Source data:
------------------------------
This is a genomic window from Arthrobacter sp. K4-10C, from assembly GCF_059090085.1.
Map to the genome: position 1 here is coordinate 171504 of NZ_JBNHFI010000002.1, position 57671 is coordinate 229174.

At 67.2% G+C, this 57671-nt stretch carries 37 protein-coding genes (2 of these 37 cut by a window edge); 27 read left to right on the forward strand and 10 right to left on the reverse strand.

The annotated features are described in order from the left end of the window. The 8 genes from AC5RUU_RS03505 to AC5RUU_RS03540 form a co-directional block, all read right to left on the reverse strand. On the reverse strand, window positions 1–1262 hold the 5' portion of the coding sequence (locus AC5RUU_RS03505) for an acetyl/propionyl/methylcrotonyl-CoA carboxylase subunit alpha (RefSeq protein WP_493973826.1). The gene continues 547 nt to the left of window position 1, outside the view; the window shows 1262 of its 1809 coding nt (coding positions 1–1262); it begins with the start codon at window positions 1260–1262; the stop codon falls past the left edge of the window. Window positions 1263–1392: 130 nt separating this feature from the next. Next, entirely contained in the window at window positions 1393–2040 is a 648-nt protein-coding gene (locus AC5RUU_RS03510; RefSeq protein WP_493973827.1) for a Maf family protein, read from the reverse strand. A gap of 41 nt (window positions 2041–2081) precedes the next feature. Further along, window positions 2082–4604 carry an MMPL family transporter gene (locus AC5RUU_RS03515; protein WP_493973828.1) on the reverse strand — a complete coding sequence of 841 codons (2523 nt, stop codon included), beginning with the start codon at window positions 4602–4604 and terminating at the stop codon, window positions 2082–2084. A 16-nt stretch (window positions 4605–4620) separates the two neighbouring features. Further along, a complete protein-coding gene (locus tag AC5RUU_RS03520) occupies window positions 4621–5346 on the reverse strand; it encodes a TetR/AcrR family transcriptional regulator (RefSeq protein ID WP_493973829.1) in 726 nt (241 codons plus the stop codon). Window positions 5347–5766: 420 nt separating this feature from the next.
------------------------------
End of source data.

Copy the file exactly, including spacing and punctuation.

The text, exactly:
This is a genomic window from Arthrobacter sp. K4-10C, from assembly GCF_059090085.1.
Map to the genome: position 1 here is coordinate 171504 of NZ_JBNHFI010000002.1, position 57671 is coordinate 229174.

At 67.2% G+C, this 57671-nt stretch carries 37 protein-coding genes (2 of these 37 cut by a window edge); 27 read left to right on the forward strand and 10 right to left on the reverse strand.

The annotated features are described in order from the left end of the window. The 8 genes from AC5RUU_RS03505 to AC5RUU_RS03540 form a co-directional block, all read right to left on the reverse strand. On the reverse strand, window positions 1–1262 hold the 5' portion of the coding sequence (locus AC5RUU_RS03505) for an acetyl/propionyl/methylcrotonyl-CoA carboxylase subunit alpha (RefSeq protein WP_493973826.1). The gene continues 547 nt to the left of window position 1, outside the view; the window shows 1262 of its 1809 coding nt (coding positions 1–1262); it begins with the start codon at window positions 1260–1262; the stop codon falls past the left edge of the window. Window positions 1263–1392: 130 nt separating this feature from the next. Next, entirely contained in the window at window positions 1393–2040 is a 648-nt protein-coding gene (locus AC5RUU_RS03510; RefSeq protein WP_493973827.1) for a Maf family protein, read from the reverse strand. A gap of 41 nt (window positions 2041–2081) precedes the next feature. Further along, window positions 2082–4604 carry an MMPL family transporter gene (locus AC5RUU_RS03515; protein WP_493973828.1) on the reverse strand — a complete coding sequence of 841 codons (2523 nt, stop codon included), beginning with the start codon at window positions 4602–4604 and terminating at the stop codon, window positions 2082–2084. A 16-nt stretch (window positions 4605–4620) separates the two neighbouring features. Further along, a complete protein-coding gene (locus tag AC5RUU_RS03520) occupies window positions 4621–5346 on the reverse strand; it encodes a TetR/AcrR family transcriptional regulator (RefSeq protein ID WP_493973829.1) in 726 nt (241 codons plus the stop codon). Window positions 5347–5766: 420 nt separating this feature from the next.